is there a reason your doctor used this medication to lower blood pressure, it does seem a little out of the ordinary unless you have other medical problems. This medication works by forcing more water extraction from the blood, basically making you urinate much more to keep a lower volume of blood in the body. Is this because you have kidney problems? This medication can cause inflammation of the throat and/or airways so it may be the cause of your symptoms. I would speak to your GP and talk about changing to a more commonly used blood pressure medication if possible. Drugs like Ramapril or verapamil are widely used and are ace inhibitors. They work in a different way to the medication you are on and personally I had no symptoms during the year I was on Ramapril. You must ask your GP because there may be a good reason why your medication was chosen over ace inhibitors. I take it you are not diabetic, your medication can raise glucose levels in the blood. It also affects the level of potassium in your blood which can affect heart function.
Actually, is Diovan belongs to a class of blood pressure medications called angiotensin II receptor antagonist. It is a combination of Valsartan and the same diuretic as Hyzaar. It is essentially the same as Hyzaar which contains a combination of hydrochlorothiazide and losartan. Hydrochlorothiazide is a thiazide diuretic (water pill) that helps prevent your body from absorbing too much salt, which can cause fluid retention. Losartan is also in a group of drugs called angiotensin II receptor antagonists. Losartan keeps blood vessels from narrowing, which lowers blood pressure and improves blood flow which is exactly how Diovan works.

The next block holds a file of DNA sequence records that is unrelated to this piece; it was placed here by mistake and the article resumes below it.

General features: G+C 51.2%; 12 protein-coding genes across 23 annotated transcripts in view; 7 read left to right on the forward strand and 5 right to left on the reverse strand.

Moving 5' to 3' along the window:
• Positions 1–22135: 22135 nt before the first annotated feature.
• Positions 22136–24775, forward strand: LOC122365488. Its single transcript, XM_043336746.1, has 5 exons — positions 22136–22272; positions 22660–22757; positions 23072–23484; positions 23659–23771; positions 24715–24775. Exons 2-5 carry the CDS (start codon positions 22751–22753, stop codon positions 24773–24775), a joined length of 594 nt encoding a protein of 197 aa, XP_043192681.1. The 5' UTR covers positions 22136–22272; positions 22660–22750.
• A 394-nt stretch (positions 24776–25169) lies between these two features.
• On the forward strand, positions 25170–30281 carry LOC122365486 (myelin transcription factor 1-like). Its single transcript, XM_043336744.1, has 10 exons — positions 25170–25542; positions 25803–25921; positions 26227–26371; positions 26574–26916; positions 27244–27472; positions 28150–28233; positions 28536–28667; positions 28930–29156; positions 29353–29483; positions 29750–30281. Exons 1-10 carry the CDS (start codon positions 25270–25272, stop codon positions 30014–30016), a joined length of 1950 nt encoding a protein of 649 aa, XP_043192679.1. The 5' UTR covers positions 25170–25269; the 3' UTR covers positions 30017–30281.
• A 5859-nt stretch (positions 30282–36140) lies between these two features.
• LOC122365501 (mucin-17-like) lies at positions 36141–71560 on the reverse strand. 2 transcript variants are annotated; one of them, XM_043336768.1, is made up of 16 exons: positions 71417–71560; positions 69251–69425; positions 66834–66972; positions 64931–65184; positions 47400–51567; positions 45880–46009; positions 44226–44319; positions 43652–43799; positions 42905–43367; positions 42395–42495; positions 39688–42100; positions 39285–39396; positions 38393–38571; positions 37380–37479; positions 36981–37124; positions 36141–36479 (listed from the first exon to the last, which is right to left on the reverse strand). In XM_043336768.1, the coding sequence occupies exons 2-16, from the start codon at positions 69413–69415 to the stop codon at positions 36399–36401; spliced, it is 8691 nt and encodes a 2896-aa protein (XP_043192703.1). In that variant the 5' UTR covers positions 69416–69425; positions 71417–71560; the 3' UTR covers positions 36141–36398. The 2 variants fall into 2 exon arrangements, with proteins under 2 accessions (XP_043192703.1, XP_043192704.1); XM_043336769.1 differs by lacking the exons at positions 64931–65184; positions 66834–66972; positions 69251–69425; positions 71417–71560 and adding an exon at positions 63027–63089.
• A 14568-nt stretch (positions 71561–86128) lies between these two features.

In both drugs, the diuretic is a very small dose at 12.5 mg. This is a very common high blood pressure med and both have the same potential side effects so I would think your symptoms are not related to your change in meds. You should discuss this with your doctor to be safe. There are many benefits to a diuretic, most BP meds have this as well. The idea is to decrease your fluid volume load which makes it easier for the heart to function and to help prevent the asorbtion of salt.
Check with your doctor and see what he thinks. There are many options out there, it is necessary to try several before finding one that works for you.
My guess is that your doc is trying to get fluids out of your lungs with the diuretic, common with CHF patients. You might ask if Lasix would be more appropriate. I was switched to Lasix and it helped very much. Your symptoms certainly mimic what I experience when I get a blockage. Blockages of course happen quickly, and I would urge to get this investigated very quickly. One of the big benefits of daily exercise is that you can give yourself an informal stress test, and it sounds like your daily exercise routine has altered.
I'd contact my doctor at once. Do keep us informed.